6 Augustus, Duke of Sussex. He was the family rebel, later supporting what we might call socialist causes. His rebellious streak led to a marriage in 1793 that contravened the Royal Marriage Act. They had children, but the marriage was annulled because of the Act, so the children were not in line to the throne. He separated from his unauthorized wife in 1801, but didn't marry until 1831, after his first wife died. So presumably he considered himself married and was not willing to marry suitably in 1817, even if his nature would allow it.
7.Adolphus, Duke of Cambridge. Army. He had no particular relationships.
I've colored red the three princes who were able and willing to marry, and they did set to it, trawling German princesses for likely candidates. The Duke of Cambridge was married in June, to Princess Augusta of Hesse-Kassel. Kent and Clarence had a double wedding ceremony on the 11th of July 1818. Kent married Victoria, the Dowager Princess of Leiningen, and Clarence married Adelaide of Saxe-Meiningen.
The Duke of Cambridge had three children.
Clarence's marriage was happy, but his wife had a number of miscarriages and no surviving children.
Kent sired only one legitimate child before dying in 1820, but as he was the oldest of the three, his daughter eventually became Queen Victoria.
But for a while after the death of Charlotte into late 1817 the uncertaintly over the succession shook the country. The king was a mad old man expected to die at any moment. The Regent was not a well man and could also die. In addition, his extreme grief over his daughter made people begin to wonder if he might go mad, too. There were brothers to succeed him, but all middle aged men. What if none of them managed to sire a child who survived?
What if they died before marrying? That question underlies the external plot of The Viscount Needs a Wife. There were a number of foreign Protestants with a claim, but it was messy, and the British people wouldn't welcome a foreigner again.
The Hanoverians who'd arrived with George I hadn't been a completely happy experience. In addition, the country was already in turmoil because of the post-war depressed economy and social unrest which at times approached rebellion and revolution.(That formed part of my April book, Too Dangerous for a Lady.) Many feared that a series of royal deaths could tear Britain apart.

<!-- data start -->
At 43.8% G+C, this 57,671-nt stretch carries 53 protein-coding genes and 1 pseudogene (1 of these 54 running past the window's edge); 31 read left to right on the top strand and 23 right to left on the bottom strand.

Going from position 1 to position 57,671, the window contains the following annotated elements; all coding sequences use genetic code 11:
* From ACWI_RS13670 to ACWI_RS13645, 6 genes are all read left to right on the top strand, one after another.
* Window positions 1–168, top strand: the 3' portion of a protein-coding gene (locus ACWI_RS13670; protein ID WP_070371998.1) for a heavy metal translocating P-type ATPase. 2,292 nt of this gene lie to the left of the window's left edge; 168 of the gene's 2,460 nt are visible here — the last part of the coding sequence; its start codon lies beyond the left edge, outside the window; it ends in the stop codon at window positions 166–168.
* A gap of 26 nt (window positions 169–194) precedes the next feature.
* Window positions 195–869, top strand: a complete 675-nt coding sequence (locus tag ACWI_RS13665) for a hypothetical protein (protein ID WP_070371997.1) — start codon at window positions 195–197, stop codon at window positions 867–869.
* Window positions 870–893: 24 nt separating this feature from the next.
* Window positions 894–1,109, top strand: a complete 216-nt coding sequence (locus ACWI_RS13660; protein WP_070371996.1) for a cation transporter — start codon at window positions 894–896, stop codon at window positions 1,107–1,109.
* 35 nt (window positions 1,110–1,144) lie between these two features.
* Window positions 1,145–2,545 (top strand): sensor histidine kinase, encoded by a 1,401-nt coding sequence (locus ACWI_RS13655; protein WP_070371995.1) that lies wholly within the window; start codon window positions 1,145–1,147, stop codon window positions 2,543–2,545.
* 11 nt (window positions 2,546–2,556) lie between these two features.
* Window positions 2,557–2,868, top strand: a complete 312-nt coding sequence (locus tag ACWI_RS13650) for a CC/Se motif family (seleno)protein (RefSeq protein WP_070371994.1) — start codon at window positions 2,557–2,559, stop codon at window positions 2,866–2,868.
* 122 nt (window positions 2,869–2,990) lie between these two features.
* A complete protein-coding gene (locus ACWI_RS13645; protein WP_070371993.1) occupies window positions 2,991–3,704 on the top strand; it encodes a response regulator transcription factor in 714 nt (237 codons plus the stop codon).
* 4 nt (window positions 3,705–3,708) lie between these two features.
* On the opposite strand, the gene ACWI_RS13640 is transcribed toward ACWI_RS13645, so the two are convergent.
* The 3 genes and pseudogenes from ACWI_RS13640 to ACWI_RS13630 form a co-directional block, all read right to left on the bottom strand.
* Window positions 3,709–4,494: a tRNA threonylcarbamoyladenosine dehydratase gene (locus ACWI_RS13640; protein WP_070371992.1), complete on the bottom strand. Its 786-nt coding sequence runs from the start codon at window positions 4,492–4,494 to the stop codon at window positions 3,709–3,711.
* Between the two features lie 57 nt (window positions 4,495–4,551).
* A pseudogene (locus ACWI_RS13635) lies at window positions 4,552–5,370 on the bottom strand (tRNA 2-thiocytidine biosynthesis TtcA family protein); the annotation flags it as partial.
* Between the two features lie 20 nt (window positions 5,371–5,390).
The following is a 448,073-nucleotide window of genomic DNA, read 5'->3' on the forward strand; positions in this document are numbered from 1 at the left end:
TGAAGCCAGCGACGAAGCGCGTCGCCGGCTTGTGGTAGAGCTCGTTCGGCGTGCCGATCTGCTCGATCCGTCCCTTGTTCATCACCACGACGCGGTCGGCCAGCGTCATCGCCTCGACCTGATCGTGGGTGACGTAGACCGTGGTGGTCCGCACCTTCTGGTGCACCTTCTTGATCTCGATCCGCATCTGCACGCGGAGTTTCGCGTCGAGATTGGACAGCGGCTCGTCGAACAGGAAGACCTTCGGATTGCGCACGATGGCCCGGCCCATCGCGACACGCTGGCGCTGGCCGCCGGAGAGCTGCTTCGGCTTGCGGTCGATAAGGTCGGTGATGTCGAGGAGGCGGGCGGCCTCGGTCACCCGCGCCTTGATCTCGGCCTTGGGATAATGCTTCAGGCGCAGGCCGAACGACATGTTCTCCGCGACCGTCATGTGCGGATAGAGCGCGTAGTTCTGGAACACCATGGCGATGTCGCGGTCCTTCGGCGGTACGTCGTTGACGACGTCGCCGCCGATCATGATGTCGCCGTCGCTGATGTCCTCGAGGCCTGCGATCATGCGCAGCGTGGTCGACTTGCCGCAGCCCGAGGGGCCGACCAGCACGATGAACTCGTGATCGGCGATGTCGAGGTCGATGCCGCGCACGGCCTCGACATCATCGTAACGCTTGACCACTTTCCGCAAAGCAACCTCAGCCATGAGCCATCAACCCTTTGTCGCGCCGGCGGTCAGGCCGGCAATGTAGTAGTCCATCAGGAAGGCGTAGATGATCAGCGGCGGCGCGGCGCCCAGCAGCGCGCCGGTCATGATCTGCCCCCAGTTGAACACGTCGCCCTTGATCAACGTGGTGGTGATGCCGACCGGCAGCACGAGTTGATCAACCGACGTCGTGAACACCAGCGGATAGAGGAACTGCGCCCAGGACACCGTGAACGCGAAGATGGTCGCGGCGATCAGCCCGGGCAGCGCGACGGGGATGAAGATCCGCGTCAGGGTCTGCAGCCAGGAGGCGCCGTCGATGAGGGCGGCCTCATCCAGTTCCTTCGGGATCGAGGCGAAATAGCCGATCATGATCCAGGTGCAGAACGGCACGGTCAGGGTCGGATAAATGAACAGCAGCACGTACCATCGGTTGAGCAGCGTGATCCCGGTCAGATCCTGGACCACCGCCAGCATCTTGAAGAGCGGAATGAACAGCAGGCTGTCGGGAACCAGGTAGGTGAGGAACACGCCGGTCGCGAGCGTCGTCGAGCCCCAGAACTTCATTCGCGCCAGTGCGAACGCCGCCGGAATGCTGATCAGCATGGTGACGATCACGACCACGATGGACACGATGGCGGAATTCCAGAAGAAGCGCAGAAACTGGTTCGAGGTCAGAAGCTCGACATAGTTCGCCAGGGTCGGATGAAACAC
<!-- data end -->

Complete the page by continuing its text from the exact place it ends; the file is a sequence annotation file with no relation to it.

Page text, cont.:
To add to those problems, there were still Stuart claimants – Roman Catholic Jacobites. Might they leap into uncertainty to create a civil war? The old enemy France would be happy to exploit that. It was a stressful time, but that makes it an interesting background for a book, though it is just that. Background. The Viscount Needs a Wife is a marriage-of-convenience story.
This whole situation is additionally interesting to me because my Malloren series begins shortly after George III was crowned, and includes mentions of the births of his older children. It feels as if I've been following the family. No one in the 1760s had any premonition of the troubles to come. In fact, George III, a young king, born in Britain and speaking English as his native tongue seemed a bright hope for the future.
No wonder Kitty Cateril sees the death of Princess Charlotte as a reminder of how chancy life can be, and decides to grasp the opportunity that presents!
You can read some excerpts, starting here.
The Viscount Needs a Wife is a Romantic Times Top Pick and has a starred review from the Library Journal. "…combining graceful writing, and impeccably researched historical setting, and intelligent, well-matched protagonists into a superbly satisfying love story."
Three Heroes is a particularly tasty special as the e-book is only $1.99 for two full novels and a novella! You can't beat that. It's at that price for most e-book sellers in North America, but sorry, not elsewhere. I have no say in that.
There are links for Forbidden, here.